Kidney Transplantation

In a kidney transplant, a healthy kidney from a living or deceased donor is surgically implanted into a patient whose kidneys are no longer functioning correctly. End-stage renal disease (kidney failure) is the result of the body’s ability to filter hazardous levels of fluid and waste, which build up and raise blood pressure. When the kidneys have lost around 90% of their normal function, end-stage renal disease occurs. When the kidneys have lost around 90% of their normal function, end-stage renal disease occurs.

Why Is A Kidney Transplant Advisable?

A kidney transplant is recommended for people who have severe kidney disease and cannot live without dialysis or a transplant. The following are some of the kidney diseases for which transplants are performed. However, kidney transplantation is not required in all cases of the following diseases. For a diagnosis, always consult your doctor.

Types Of Kidney Transplant

If you want to seek kidney transplantation as a treatment option, there are three types to consider. Your transplant team will work with you to determine which option is best for you.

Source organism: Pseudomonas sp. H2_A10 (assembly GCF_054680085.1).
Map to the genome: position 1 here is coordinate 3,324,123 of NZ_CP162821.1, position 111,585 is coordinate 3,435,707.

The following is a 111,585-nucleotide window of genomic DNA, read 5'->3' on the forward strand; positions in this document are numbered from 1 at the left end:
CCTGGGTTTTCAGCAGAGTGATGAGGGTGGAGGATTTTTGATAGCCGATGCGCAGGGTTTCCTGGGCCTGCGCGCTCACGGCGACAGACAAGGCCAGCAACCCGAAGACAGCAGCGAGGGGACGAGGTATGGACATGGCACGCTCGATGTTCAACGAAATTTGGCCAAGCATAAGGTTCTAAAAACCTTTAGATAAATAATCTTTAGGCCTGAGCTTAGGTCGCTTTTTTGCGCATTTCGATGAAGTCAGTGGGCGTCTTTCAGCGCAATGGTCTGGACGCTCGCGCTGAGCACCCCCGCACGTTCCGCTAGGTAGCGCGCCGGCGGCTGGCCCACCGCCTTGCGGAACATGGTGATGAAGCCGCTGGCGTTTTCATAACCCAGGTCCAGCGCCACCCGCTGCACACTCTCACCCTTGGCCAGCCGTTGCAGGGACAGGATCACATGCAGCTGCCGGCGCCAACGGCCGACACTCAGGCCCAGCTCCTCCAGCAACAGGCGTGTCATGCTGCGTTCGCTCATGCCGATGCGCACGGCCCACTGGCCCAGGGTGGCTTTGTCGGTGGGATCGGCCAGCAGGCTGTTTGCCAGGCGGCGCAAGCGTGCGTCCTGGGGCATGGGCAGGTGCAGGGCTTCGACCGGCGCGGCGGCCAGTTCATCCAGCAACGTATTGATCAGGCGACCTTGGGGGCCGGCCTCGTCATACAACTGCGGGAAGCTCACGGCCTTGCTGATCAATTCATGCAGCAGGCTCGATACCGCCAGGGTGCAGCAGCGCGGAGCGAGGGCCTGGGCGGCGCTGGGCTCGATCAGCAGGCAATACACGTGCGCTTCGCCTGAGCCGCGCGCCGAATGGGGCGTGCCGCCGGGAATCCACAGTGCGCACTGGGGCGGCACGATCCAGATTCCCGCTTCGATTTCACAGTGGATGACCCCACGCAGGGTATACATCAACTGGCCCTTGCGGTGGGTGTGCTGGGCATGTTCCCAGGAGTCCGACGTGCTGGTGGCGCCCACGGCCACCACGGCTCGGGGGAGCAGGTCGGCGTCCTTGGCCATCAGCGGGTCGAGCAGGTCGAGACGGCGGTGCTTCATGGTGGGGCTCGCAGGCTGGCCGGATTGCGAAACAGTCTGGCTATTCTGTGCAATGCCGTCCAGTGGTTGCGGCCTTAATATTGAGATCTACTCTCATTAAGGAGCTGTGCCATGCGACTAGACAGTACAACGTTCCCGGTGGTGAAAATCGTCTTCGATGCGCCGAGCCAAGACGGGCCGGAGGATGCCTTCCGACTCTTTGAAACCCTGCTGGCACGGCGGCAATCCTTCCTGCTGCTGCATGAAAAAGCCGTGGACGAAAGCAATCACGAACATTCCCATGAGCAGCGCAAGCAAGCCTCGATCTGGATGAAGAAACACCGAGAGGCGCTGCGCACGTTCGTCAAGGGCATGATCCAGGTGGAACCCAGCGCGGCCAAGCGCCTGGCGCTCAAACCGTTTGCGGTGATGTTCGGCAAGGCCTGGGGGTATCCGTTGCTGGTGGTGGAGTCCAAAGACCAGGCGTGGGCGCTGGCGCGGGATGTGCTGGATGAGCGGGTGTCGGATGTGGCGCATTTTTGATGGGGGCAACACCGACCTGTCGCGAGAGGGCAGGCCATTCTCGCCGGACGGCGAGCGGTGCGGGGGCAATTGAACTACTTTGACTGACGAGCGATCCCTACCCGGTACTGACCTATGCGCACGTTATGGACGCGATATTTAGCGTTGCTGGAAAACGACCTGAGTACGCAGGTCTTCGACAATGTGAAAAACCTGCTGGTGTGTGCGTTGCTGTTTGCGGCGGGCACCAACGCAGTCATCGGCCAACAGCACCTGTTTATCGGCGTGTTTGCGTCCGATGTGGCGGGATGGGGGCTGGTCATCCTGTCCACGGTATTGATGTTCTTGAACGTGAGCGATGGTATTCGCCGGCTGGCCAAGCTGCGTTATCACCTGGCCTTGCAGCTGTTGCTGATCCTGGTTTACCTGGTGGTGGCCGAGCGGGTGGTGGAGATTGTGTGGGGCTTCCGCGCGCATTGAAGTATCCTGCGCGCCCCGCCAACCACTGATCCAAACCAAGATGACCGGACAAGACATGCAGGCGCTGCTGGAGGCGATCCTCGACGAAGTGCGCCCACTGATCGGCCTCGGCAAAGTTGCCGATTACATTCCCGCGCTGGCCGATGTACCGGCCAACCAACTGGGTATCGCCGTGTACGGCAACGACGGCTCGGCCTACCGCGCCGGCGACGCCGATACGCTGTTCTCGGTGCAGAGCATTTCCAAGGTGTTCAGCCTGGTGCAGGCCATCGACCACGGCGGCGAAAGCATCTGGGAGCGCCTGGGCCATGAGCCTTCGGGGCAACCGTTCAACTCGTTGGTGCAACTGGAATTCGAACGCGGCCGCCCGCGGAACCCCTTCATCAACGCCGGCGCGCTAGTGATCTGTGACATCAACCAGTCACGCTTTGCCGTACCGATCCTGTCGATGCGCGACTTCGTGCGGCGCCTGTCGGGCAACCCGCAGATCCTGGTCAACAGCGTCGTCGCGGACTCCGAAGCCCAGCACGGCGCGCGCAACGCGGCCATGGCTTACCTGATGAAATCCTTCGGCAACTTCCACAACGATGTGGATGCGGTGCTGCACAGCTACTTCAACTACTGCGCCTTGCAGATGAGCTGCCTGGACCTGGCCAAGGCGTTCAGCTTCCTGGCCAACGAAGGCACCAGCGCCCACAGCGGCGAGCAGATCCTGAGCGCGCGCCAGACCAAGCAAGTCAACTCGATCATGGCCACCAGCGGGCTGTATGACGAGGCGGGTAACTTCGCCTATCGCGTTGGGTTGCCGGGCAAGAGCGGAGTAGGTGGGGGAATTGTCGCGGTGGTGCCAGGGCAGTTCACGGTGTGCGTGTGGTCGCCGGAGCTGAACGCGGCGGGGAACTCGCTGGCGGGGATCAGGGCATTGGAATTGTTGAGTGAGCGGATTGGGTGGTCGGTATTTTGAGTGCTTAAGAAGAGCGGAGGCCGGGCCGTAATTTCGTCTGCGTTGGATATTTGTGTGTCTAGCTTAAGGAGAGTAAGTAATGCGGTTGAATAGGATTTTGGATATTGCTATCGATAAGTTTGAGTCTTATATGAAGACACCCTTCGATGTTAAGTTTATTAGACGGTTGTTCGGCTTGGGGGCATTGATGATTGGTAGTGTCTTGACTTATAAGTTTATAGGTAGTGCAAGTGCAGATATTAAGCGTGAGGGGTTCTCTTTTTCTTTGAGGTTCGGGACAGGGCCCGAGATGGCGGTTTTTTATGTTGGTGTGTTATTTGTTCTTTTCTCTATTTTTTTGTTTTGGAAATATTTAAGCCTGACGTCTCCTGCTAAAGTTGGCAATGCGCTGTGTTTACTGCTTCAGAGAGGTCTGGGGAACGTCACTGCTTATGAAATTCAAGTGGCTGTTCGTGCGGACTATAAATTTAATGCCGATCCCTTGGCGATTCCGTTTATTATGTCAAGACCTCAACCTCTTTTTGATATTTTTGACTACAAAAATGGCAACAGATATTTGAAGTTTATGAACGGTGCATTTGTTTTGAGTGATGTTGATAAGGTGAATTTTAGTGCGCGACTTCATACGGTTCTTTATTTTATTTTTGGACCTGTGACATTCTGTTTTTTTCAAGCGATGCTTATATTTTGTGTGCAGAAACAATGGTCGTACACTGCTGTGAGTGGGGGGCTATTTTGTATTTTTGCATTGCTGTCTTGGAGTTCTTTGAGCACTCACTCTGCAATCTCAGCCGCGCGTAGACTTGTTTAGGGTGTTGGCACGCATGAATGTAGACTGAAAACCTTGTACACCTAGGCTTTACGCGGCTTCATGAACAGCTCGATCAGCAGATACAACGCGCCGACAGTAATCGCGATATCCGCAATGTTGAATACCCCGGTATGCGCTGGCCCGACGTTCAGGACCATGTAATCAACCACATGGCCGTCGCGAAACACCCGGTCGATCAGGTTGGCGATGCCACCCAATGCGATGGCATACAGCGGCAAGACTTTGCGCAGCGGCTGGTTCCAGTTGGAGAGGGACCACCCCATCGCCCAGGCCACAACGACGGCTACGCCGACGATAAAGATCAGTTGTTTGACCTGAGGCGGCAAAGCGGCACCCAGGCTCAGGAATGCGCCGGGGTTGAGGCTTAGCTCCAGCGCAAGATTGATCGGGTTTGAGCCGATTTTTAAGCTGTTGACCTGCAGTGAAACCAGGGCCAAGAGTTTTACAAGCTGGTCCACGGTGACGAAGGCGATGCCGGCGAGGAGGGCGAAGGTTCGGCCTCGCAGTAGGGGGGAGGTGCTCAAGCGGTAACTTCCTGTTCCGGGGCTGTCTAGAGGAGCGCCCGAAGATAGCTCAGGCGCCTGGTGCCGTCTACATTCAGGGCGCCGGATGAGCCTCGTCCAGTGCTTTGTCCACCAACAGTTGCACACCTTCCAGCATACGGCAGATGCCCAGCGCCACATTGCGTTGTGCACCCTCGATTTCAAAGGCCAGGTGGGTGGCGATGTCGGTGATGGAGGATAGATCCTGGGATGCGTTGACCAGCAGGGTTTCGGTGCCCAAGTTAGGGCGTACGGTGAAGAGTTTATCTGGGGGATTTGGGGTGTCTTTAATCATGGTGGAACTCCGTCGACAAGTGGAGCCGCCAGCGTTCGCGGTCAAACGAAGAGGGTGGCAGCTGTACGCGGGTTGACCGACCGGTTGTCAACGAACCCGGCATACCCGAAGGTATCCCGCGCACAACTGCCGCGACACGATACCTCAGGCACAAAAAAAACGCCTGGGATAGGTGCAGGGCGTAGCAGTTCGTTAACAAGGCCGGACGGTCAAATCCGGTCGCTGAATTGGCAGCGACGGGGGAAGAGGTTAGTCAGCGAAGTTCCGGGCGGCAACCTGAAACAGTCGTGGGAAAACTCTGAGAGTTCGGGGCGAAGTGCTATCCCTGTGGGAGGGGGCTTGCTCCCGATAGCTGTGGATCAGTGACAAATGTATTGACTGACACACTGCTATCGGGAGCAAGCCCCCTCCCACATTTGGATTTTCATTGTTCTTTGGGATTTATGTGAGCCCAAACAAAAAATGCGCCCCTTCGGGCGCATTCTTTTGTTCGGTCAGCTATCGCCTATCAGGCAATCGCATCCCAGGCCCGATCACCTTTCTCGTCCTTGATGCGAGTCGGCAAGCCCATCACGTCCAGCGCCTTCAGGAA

Deceased Donor

If you do not have a living donor, the kidney used in your transplant surgery will be from a deceased donor. Regardless of your donor, you'll go through the same rigorous evaluation to see if you're a good candidate for transplant surgery. You will not be able to receive a kidney transplant until you have completed all of the committee's recommended tests and consultations. When you are approved for transplant, you will be placed on the organ waiting list, and you will begin to accumulate waiting time.

Expanded Criteria Donor (ECD)

An ECD is a deceased donor who is over the age of 60. Candidates over the age of 60 or those with a history of diabetes over the age of 50 may be recommended for an ECD kidney. The wait for an ECD kidney could be shorter.

Living Donor

A living donor is someone who donates an organ for transplant. Living donors can be blood relatives or people who have an emotional connection to the transplant candidate. Finding a living donor match significantly reduces your waiting time, improves long-term transplant kidney and patient survival, and allows you to choose your surgery date.

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